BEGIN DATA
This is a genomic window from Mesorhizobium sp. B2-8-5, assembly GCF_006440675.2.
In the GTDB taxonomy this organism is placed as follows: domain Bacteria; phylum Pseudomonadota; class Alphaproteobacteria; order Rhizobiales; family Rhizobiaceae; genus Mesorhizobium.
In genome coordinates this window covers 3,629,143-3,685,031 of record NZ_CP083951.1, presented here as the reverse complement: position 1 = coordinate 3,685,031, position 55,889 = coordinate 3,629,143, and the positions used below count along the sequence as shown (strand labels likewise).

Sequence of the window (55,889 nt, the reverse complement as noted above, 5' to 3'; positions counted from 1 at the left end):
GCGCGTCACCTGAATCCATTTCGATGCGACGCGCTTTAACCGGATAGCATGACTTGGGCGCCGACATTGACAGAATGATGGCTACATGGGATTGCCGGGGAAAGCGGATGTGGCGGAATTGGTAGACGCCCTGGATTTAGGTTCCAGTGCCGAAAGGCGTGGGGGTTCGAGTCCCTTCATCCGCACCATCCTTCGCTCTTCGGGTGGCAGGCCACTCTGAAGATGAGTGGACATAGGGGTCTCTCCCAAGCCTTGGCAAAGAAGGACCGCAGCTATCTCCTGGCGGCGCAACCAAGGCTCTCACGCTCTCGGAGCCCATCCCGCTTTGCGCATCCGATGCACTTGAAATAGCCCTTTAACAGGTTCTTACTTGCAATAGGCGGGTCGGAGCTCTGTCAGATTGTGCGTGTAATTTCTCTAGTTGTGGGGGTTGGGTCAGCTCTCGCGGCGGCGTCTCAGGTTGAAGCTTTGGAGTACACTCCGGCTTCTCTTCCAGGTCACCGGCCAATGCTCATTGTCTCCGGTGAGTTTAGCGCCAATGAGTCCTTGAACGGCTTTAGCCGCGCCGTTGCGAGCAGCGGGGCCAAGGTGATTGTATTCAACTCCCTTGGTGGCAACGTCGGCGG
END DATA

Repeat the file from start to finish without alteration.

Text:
This is a genomic window from Mesorhizobium sp. B2-8-5, assembly GCF_006440675.2.
In the GTDB taxonomy this organism is placed as follows: domain Bacteria; phylum Pseudomonadota; class Alphaproteobacteria; order Rhizobiales; family Rhizobiaceae; genus Mesorhizobium.
In genome coordinates this window covers 3,629,143-3,685,031 of record NZ_CP083951.1, presented here as the reverse complement: position 1 = coordinate 3,685,031, position 55,889 = coordinate 3,629,143, and the positions used below count along the sequence as shown (strand labels likewise).

Sequence of the window (55,889 nt, the reverse complement as noted above, 5' to 3'; positions counted from 1 at the left end):
GCGCGTCACCTGAATCCATTTCGATGCGACGCGCTTTAACCGGATAGCATGACTTGGGCGCCGACATTGACAGAATGATGGCTACATGGGATTGCCGGGGAAAGCGGATGTGGCGGAATTGGTAGACGCCCTGGATTTAGGTTCCAGTGCCGAAAGGCGTGGGGGTTCGAGTCCCTTCATCCGCACCATCCTTCGCTCTTCGGGTGGCAGGCCACTCTGAAGATGAGTGGACATAGGGGTCTCTCCCAAGCCTTGGCAAAGAAGGACCGCAGCTATCTCCTGGCGGCGCAACCAAGGCTCTCACGCTCTCGGAGCCCATCCCGCTTTGCGCATCCGATGCACTTGAAATAGCCCTTTAACAGGTTCTTACTTGCAATAGGCGGGTCGGAGCTCTGTCAGATTGTGCGTGTAATTTCTCTAGTTGTGGGGGTTGGGTCAGCTCTCGCGGCGGCGTCTCAGGTTGAAGCTTTGGAGTACACTCCGGCTTCTCTTCCAGGTCACCGGCCAATGCTCATTGTCTCCGGTGAGTTTAGCGCCAATGAGTCCTTGAACGGCTTTAGCCGCGCCGTTGCGAGCAGCGGGGCCAAGGTGATTGTATTCAACTCCCTTGGTGGCAACGTCGGCGG